We keep our cravings for fresh greens satisfied with pea shoots, while we wait for the warmer temperatures of spring and can again harvest fresh veggies from the garden. What are pea shoots you ask? They are very young pea plants. Shoots are started the same way as sprouts, but instead of eating them right away, we put the sprouted peas into some medium(seed starting mix, peat moss, or coconut coir) and allow them to grow until they are 3-4 inches tall. Sam would declare them his favorite snack, well maybe second to carrots.
Here is what you need to grow your own pea shoots:
- dried peas or pea seeds
- quart mason jar
- water/spray bottle
- seed starting mix, peat moss, or coconut coir
- seed starting flat or other water tight container
- a sunny window
I think the hardest part is sourcing the dried peas. If you are lucky your grocery store will carry them, just make sure they are whole dry peas, split peas will not germinate. I found some online and ordered 10 pounds from a bulk food site. You can also order from a seed company but I think the price is higher. For my 21″x 10 1/2″ black plastic seed starting tray, I use 1 cup dried peas. Place the dried peas in the quart mason jar and fill with water until one inch for top. Allow the pea seeds to soak for 12 hours. During that time the peas will soak up most of the water.After the peas have soaked, strain off the water and return them to the jar. I then rinse the peas twice a day until they sprout, it usually takes two to three days. You will see the root emerging from the seed, they are now ready for the tray.Fill the tray with 1/2 to 1 inch of medium, you don’t need much just enough to cover the bottom of the tray. Then evenly spread the pea seeds on top in a single layer. If you wish you can cover the seeds with more growing medium. The top covering will just help keep the seeds from drying out.Place the tray in a sunny window and don’t allow them to dry out. But remember the container does not have any drainage so the peas don’t what to be flooded or they might mold. I use a spray bottle to mist them. After a week or two when the shoots are about 3 inches tall, we use scissors to cut our shoots for salads, stir fry’s, and snacks. When you are harvesting leave a leaf or two on the plant and you can get a second harvest. After the second harvest we feed what is left to our chickens.I hope you give pea shoots a try, they taste like fresh sugar snap peas from the garden. Enjoy!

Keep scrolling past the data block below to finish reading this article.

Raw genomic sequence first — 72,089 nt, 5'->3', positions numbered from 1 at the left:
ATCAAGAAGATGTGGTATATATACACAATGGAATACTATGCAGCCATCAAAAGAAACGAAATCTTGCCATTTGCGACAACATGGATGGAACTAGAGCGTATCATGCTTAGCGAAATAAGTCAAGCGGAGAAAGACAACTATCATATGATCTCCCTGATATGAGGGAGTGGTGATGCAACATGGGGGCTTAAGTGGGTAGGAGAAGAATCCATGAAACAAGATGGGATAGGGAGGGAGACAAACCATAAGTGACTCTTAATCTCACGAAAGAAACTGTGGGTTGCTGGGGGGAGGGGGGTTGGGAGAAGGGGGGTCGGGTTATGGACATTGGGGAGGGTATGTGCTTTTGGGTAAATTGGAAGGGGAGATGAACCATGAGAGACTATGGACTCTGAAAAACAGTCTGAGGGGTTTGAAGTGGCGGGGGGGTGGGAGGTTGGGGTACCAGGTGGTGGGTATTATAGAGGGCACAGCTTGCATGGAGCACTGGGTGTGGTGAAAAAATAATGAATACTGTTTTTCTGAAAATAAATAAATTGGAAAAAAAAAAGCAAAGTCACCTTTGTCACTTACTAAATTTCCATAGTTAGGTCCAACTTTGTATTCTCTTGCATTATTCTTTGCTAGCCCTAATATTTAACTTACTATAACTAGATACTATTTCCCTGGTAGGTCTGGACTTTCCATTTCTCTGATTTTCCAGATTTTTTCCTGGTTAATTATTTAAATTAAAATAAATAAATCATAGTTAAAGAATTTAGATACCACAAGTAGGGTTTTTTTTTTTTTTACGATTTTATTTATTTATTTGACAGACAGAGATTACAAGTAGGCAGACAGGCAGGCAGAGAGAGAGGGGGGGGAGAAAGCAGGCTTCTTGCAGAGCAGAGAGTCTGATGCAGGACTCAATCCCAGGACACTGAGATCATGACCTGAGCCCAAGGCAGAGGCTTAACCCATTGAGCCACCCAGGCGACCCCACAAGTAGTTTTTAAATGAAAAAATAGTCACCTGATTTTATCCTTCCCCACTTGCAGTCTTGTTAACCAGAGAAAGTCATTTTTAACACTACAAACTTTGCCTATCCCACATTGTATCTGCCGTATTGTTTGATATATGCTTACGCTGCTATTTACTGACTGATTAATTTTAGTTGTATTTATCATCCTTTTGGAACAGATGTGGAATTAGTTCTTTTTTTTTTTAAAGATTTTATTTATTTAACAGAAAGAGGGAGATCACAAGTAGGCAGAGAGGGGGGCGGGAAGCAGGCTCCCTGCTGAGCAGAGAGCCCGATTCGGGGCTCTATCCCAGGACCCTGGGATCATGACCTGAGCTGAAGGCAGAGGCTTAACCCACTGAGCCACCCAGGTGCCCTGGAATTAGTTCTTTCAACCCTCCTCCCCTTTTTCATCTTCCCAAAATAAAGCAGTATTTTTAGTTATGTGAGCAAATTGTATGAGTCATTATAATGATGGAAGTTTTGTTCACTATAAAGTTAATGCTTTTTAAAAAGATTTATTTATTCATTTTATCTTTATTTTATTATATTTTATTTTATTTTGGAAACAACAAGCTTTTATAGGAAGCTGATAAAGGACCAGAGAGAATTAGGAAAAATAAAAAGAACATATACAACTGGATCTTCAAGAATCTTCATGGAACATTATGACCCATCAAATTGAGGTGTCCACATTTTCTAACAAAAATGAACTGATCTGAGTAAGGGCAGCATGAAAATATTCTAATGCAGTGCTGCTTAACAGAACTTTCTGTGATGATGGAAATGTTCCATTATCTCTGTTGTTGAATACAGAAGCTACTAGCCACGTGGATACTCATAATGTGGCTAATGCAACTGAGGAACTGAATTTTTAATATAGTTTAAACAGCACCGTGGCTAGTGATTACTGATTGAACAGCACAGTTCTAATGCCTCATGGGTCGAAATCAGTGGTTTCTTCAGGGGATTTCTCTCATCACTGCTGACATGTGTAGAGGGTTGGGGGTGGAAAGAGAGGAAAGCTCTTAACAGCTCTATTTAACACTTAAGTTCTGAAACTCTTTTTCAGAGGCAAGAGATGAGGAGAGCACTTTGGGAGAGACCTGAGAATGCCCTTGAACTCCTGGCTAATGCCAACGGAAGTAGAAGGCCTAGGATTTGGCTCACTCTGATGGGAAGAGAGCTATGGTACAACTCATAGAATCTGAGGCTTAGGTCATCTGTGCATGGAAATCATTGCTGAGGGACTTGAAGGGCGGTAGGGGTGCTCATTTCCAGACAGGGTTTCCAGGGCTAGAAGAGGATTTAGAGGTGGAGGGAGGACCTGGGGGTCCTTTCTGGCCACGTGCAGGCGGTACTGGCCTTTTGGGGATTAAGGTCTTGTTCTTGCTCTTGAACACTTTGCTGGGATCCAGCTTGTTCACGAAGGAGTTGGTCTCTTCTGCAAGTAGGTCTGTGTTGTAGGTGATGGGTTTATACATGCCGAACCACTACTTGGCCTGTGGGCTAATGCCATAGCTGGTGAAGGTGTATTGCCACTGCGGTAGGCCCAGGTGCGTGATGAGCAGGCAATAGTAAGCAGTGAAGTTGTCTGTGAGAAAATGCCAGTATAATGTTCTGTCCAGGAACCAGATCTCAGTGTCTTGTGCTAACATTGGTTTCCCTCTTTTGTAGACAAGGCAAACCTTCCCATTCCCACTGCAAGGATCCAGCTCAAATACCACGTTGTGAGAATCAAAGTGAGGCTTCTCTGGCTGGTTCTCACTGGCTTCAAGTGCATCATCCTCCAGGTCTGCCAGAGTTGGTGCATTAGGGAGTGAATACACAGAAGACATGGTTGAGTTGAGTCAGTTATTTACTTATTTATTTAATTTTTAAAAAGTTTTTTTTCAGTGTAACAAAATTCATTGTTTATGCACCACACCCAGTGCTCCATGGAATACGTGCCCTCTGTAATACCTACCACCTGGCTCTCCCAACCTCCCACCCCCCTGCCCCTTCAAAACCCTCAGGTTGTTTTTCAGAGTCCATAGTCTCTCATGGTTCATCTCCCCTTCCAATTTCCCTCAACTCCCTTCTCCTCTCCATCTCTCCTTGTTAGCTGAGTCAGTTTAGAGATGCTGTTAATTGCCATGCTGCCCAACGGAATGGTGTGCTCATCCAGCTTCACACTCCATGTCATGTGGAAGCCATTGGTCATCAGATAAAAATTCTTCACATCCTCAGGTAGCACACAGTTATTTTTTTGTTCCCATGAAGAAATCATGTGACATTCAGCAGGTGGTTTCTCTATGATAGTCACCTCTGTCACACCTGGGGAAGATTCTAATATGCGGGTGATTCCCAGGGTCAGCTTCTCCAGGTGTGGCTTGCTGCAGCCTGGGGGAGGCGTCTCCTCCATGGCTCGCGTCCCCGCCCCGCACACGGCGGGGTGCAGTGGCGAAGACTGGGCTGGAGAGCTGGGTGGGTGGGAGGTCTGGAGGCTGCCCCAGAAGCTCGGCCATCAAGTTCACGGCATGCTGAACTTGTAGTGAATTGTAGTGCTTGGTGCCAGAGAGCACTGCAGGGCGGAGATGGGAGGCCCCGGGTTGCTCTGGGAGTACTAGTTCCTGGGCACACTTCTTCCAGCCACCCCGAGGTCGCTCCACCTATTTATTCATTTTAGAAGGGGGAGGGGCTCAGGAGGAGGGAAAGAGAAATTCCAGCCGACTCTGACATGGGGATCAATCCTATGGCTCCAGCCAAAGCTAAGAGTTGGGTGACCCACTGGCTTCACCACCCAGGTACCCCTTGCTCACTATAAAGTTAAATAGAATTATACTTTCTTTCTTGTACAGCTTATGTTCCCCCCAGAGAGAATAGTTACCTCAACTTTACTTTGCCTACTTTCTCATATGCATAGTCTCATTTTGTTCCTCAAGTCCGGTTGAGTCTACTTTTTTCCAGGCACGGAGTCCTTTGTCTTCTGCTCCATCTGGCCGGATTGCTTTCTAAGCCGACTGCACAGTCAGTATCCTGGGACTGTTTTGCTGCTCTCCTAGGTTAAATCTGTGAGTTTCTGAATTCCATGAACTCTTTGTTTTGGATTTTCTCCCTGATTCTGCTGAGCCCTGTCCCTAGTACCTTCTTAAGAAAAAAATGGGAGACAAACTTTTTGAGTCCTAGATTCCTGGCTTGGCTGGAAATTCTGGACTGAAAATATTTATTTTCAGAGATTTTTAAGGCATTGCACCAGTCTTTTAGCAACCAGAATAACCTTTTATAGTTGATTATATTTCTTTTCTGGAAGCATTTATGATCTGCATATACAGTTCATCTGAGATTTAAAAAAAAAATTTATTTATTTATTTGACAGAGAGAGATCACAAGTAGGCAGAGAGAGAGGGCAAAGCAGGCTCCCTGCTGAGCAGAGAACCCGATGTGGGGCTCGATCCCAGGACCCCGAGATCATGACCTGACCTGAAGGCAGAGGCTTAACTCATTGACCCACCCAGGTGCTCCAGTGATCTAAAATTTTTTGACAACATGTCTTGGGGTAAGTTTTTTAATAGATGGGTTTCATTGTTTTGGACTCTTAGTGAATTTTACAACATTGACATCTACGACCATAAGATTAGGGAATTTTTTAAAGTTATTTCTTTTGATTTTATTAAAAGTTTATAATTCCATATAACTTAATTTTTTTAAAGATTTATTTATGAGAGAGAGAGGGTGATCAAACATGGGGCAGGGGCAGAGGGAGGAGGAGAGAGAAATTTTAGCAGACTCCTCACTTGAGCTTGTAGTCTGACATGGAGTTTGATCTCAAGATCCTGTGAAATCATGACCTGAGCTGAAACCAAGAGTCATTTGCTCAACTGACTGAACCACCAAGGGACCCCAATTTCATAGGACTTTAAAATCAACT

It has been busy around here, the end of summer chores are in full swing. With heat indexes hitting 100+ and three days later having a low of 33 my garden doesn’t know what to do. But these past cold mornings remind me that winter will soon be at our doorstep and we need to be ready. So we our canning tomatoes, freezing peppers, drying apples, cooking apple butter, making apple cider vinegar, and planting the fall garden again (a critter only left us the peas and ate everything else).
I have canned tomatoes, tomato sauce, ketchup, tomatoes with okra and dried tomatoes. I still have tomatoes on my plants after sharing with family and friends and I am running out of ideas for how to preserve them. I will probably dry some more. Any suggestions?
This is the first year that I was able to beat the bugs and harvest winter squash and pumpkins. I was doing a happy dance in the garden the day we picked these.